Park Rating
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Park Rating

By Fossil

If you would like some tips for keeping your park rating up, read on!

I've experimented with the guests' initial happiness level, which can be set in the scenario designer. I've found that the initial setting correlates to the park rating that you initially see once you are playing the scenario. My conclusion is that park rating is based on the happiness of the guests. If you make most of the guests grin, you will get the coveted "999" rating. I've never seen a "1000" rating in RCT2, but did (very briefly) get this in RCT1 - just once!

While peeps are flooding into the park and the number of guests in the park is small, the park rating will tend to get pushed towards the initial happiness level rating that was set in the scenario designer.

Once the number of guests entering the park is small compared to the number of guests in the park, the park rating will then be primarily based on the guests' experience in your park. If your park makes most of them grin, you're in good shape.

The peeps' window can help you evaluate and prioritize your needs. The "group thoughts" view (sound rather Orwellian!) is the most useful. You can see the happiness level of all the guests very quickly by examining their faces.

Sick ones probably aren't too happy about it. First aid stations at the exits of your most intense rides may help a bit.

To get a clear view of the paths, press keys "3" "4" "5" and "6" - in succession, one key at a time. Pause the game and look around. These keys are toggles. Check for vomit and vandalism (the two go hand-in-hand). Make certain you have handyman coverage for all the trouble spots. Dirty paths are one of the most common causes of low park ratings.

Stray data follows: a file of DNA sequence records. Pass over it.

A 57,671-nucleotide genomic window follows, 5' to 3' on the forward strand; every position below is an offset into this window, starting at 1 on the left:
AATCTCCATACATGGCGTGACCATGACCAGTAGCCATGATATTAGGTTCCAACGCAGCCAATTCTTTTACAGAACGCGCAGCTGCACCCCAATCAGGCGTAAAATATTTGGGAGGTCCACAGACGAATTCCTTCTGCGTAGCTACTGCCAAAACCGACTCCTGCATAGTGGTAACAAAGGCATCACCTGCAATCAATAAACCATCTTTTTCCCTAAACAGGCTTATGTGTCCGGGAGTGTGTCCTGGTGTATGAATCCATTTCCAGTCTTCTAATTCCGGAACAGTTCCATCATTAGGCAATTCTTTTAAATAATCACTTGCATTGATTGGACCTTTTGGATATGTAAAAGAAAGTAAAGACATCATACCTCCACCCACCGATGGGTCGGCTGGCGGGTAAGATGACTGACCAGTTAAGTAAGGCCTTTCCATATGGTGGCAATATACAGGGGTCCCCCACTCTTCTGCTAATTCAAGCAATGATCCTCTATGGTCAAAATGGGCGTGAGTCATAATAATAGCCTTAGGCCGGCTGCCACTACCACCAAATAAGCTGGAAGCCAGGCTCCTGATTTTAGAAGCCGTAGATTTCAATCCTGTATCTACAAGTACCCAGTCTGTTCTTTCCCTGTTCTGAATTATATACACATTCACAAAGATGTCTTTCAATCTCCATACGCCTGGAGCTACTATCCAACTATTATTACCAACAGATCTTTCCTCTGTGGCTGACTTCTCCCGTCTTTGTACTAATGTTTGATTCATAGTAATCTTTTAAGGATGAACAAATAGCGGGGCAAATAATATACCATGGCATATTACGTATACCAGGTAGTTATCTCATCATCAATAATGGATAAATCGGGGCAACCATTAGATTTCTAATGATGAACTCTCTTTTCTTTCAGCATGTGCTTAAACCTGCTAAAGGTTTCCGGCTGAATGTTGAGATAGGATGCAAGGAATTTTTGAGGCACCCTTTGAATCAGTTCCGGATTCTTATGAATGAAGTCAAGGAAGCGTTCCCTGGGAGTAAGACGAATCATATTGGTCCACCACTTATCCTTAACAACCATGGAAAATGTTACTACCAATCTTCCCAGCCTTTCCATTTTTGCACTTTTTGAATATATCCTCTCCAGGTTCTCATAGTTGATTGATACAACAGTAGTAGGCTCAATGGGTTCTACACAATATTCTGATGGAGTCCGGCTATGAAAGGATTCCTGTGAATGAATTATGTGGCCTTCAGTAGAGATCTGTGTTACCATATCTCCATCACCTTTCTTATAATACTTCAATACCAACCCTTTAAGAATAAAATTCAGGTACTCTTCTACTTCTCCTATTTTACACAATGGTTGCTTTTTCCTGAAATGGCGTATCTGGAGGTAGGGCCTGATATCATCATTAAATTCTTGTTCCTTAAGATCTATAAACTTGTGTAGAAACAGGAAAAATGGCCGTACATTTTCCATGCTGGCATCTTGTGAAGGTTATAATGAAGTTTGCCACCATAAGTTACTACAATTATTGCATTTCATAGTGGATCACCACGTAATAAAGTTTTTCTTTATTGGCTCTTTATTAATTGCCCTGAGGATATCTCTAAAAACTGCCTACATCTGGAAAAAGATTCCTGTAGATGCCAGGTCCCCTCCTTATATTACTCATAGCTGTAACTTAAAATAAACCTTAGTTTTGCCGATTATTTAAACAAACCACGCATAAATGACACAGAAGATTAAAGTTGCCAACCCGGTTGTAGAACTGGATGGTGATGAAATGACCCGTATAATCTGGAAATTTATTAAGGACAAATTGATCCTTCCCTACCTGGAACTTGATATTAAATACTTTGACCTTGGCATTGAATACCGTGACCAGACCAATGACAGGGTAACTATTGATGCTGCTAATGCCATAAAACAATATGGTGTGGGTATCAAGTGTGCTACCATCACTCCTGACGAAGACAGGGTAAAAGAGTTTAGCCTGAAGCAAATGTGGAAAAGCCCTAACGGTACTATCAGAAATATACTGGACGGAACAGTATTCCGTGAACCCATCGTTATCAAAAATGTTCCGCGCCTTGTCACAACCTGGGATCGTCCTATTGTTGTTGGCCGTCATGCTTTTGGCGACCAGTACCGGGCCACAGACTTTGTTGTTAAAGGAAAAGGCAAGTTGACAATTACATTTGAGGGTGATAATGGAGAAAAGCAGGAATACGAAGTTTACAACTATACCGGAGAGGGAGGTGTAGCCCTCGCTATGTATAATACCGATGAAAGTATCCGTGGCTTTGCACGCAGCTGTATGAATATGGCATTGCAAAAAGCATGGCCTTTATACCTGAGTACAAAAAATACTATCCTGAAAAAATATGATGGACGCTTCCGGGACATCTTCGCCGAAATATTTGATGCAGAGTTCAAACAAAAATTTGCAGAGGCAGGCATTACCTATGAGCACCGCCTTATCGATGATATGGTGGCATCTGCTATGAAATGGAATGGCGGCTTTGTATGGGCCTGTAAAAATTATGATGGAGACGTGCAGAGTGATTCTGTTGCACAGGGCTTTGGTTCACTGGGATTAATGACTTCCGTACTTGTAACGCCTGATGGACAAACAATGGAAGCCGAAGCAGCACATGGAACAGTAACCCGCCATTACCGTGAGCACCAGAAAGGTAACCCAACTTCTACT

If you have guests that want to leave, but can't find the exit, your ratings will take a big hit. This is probably the second most common trouble area. In the peeps' window, choose group thoughts, and see how many want to leave. Click on that row of the list to bring up these individual peeps. Click on a few of them, and see where they are. If a bunch are stuck in the same place, you have a path problem - they will need a more direct route to the park exit

If the guests are complaining about crowding, build more paths and spread out the park with some additional rides in remote places. These paths can be "dead ends", as long as they don't trap the guests. An easy rule to follow to avoid trapping guests on "dead end" paths is to start the new path at your main path and build it away from the park exit. Never make any turns in the direction of the park exit.

You only need one ride on each dead-end path. Add a shop or two and some benches to each path and you will spread out the crowd.

Your guests also complain about crowding if they can't find a place to sit. Make sure you have *lots* of benches, especially around shops that sell food.

Another crowd-fighting idea: If you have rides that always have full queue lines, consider making the queue longer, and add TV's to these longer queue lines. They don't feel crowded while waiting in a queue. They will, however, get tired of waiting. If you see this complaint, and TV's don't solve it, you'll need to shorten the queue.

The guests' attitude will take a turn for the worse if they have multiple problems - hunger, thirst, and bathroom need. They can live with one problem, but several, especially if they also encounter dirty paths, vandalism, or unsatisfactory rides, will cause their attitude to suffer.

The great upward attitude adjuster is, of course, great rides. Match the intensity preferences of your guests, and before you know it, they will be smiling. For most parks this means building a mix of gentle and more intense rides, and distributing them more-or-less evenly in your park. Add some music, scenery and entertainers to keep the guests happy and you are well on your way to the 999 rating!